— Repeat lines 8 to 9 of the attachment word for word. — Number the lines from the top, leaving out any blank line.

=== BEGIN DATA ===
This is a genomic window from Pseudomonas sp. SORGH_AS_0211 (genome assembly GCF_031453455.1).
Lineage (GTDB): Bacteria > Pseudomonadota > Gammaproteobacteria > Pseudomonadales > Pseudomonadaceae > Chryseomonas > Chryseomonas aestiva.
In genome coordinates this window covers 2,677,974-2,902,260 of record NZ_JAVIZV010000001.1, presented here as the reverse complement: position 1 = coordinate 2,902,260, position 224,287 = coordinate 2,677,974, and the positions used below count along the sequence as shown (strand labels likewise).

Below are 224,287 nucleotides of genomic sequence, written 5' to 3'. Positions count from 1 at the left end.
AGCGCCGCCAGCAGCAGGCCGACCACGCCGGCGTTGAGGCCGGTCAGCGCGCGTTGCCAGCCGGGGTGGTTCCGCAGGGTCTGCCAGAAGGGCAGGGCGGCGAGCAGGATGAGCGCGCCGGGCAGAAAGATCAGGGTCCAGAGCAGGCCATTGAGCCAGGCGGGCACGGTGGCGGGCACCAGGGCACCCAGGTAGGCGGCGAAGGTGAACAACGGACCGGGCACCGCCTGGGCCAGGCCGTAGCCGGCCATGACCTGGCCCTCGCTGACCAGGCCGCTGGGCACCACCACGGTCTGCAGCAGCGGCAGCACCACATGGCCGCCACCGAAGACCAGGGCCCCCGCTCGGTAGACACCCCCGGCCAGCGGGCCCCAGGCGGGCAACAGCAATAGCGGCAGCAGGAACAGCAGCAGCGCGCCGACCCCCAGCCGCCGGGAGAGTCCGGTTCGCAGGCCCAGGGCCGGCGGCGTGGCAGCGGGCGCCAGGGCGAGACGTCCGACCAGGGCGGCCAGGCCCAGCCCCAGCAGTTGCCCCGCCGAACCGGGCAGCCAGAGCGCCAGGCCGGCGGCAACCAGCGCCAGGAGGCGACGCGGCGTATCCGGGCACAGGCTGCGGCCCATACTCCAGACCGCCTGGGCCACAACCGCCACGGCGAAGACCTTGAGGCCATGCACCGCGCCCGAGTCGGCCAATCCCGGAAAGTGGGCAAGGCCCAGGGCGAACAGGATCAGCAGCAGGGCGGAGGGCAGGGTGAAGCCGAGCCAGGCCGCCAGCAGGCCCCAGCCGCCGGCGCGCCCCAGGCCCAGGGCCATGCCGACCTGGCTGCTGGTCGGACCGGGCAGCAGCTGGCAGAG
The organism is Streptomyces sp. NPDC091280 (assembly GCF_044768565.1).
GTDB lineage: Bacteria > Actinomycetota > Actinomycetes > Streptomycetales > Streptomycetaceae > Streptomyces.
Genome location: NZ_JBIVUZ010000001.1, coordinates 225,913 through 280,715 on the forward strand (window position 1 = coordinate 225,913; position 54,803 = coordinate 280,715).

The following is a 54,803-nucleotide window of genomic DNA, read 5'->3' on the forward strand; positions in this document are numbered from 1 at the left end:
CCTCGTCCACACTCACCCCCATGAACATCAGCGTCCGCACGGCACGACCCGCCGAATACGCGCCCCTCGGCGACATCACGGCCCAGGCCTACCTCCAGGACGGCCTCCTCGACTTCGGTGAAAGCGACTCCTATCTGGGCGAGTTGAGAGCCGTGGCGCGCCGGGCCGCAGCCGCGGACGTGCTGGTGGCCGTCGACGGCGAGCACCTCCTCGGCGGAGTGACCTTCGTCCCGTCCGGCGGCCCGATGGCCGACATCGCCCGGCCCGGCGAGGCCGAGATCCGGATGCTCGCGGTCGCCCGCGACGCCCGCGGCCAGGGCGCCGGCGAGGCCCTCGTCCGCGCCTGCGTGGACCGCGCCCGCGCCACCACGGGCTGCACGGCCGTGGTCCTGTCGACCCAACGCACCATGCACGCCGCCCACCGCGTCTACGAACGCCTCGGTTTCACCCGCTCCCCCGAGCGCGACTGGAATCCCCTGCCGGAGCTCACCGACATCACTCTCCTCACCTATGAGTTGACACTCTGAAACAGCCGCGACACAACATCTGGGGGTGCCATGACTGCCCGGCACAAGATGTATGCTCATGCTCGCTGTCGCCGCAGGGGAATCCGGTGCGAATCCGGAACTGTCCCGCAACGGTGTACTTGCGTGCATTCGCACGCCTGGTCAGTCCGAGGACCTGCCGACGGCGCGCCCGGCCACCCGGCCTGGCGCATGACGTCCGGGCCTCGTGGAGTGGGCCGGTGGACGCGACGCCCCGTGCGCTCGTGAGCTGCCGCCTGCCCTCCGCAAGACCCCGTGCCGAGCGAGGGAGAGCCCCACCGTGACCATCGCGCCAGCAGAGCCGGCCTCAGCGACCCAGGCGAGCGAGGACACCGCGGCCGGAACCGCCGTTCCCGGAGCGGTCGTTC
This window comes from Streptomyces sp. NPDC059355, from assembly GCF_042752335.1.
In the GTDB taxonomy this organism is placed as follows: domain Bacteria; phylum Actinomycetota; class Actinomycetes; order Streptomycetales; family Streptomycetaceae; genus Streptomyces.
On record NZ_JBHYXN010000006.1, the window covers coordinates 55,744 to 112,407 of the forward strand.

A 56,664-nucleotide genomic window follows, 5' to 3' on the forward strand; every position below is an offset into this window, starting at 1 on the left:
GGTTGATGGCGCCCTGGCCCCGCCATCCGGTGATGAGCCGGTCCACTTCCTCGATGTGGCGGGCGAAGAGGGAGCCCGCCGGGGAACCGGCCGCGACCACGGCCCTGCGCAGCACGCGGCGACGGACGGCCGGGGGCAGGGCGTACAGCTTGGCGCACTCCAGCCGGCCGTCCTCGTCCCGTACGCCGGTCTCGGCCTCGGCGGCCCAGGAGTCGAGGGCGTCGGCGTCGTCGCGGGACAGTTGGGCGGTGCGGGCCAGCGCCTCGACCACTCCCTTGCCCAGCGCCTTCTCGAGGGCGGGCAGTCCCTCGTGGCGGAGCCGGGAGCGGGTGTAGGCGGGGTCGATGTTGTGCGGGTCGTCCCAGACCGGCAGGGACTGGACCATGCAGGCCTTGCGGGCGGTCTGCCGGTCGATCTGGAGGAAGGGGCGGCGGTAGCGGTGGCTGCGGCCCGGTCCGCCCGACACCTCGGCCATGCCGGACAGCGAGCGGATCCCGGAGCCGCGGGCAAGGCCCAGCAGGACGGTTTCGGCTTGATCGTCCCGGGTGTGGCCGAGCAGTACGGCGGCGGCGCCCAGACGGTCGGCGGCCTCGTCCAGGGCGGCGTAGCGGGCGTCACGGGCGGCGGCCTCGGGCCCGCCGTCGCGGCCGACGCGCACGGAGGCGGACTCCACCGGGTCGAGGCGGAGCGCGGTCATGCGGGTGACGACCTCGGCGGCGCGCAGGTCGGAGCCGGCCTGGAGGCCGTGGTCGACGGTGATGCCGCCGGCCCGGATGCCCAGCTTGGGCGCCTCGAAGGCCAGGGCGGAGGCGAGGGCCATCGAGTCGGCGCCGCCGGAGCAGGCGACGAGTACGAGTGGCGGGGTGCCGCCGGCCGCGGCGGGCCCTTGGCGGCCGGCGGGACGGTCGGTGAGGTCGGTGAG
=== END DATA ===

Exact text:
Genome location: NZ_JBIVUZ010000001.1, coordinates 225,913 through 280,715 on the forward strand (window position 1 = coordinate 225,913; position 54,803 = coordinate 280,715).

The following is a 54,803-nucleotide window of genomic DNA, read 5'->3' on the forward strand; positions in this document are numbered from 1 at the left end: